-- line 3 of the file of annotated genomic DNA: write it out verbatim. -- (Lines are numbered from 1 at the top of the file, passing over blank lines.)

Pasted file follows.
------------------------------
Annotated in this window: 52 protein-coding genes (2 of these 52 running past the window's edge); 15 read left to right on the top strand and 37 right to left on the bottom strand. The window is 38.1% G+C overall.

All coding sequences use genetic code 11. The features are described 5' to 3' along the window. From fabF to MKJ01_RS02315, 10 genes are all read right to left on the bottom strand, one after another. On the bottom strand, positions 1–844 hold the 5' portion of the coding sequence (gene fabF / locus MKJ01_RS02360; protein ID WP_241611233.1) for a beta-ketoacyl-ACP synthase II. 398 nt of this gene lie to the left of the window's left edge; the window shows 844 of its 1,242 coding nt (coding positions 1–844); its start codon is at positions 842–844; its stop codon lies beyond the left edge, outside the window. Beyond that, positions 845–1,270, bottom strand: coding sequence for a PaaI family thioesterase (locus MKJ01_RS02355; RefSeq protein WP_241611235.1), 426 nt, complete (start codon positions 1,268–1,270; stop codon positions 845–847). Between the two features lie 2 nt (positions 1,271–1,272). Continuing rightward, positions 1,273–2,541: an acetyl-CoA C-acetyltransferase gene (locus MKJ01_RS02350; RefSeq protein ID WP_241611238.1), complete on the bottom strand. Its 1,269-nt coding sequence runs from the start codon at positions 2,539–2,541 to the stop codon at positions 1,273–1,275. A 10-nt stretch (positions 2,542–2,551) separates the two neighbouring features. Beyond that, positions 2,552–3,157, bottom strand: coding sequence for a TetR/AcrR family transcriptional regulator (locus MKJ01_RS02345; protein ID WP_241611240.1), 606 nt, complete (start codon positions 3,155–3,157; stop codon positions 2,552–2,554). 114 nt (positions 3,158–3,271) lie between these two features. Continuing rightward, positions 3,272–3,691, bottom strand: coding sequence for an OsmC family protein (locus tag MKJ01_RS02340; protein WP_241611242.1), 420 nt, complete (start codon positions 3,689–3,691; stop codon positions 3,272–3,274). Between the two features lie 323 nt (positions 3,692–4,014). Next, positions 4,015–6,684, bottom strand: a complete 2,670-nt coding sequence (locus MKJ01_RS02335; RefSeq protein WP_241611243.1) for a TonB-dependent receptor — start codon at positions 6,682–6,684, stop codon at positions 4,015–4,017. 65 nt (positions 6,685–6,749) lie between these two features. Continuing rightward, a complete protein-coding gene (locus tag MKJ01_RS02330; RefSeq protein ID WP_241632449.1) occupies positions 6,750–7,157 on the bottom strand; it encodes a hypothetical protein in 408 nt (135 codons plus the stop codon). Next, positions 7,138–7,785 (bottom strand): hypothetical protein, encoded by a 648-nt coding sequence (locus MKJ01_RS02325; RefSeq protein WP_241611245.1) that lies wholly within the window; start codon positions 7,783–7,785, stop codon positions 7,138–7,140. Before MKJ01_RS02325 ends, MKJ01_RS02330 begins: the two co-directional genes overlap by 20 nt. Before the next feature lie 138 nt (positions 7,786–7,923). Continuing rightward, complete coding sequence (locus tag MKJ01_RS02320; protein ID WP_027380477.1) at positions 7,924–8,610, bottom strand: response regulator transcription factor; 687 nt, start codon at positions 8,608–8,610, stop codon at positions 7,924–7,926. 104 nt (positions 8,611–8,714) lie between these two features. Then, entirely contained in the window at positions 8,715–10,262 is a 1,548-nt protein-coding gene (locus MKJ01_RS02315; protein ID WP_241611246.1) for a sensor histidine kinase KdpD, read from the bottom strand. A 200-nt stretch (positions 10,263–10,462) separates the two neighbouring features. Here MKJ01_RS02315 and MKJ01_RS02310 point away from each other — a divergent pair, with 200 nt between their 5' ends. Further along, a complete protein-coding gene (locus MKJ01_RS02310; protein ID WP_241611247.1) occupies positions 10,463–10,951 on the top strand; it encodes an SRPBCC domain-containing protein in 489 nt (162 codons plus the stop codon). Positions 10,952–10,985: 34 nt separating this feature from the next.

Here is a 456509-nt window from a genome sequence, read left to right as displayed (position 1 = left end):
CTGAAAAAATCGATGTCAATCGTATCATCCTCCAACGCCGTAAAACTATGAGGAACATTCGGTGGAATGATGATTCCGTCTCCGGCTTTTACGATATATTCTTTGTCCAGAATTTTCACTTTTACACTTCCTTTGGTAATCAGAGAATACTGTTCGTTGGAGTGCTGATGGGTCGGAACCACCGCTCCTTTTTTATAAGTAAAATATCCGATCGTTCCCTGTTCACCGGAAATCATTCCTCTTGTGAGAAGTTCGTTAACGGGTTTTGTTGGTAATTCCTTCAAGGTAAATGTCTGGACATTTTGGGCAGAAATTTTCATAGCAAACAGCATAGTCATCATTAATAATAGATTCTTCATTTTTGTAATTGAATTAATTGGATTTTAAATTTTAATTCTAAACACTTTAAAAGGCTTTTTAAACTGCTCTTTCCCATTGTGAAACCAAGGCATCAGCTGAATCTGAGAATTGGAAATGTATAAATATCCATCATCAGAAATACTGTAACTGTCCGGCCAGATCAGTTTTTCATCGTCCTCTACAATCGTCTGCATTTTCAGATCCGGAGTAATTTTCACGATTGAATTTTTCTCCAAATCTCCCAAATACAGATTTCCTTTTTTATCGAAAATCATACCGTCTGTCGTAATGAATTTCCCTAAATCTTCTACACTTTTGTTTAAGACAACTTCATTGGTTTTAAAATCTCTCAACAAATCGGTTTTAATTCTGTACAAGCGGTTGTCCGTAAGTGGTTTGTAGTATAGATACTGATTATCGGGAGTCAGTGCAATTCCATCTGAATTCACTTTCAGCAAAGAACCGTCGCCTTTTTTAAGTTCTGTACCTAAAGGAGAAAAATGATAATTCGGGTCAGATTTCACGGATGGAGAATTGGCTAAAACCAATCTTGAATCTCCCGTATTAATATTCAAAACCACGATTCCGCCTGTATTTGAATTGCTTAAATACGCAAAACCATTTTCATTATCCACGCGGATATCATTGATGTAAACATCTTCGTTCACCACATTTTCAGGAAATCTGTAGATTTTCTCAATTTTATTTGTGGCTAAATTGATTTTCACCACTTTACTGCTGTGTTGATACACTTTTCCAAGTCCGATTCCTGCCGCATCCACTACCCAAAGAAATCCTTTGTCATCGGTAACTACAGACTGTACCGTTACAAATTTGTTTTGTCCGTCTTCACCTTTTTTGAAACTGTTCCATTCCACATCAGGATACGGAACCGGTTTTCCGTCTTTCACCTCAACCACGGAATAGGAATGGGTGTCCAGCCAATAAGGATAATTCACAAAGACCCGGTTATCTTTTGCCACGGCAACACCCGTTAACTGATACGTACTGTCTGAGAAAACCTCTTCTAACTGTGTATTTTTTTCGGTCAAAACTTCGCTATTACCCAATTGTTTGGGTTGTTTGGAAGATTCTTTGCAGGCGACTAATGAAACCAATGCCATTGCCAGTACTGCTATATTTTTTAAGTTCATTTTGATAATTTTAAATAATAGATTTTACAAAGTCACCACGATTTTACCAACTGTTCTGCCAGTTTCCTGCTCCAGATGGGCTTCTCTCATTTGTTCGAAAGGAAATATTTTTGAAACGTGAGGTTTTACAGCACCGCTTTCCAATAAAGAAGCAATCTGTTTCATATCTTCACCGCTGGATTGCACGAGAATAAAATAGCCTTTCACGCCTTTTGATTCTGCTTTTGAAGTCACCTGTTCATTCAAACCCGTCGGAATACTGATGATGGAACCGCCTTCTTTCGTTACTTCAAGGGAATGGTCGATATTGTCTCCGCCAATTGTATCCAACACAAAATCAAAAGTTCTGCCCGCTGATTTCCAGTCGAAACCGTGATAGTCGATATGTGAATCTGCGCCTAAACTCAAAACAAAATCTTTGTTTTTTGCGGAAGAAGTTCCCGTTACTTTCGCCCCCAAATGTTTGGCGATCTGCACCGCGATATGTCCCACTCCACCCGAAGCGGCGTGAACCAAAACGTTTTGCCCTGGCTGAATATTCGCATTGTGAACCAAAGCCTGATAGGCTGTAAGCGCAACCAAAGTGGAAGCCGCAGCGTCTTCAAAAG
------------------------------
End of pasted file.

Here is a 456509-nt window from a genome sequence, read left to right as displayed (position 1 = left end):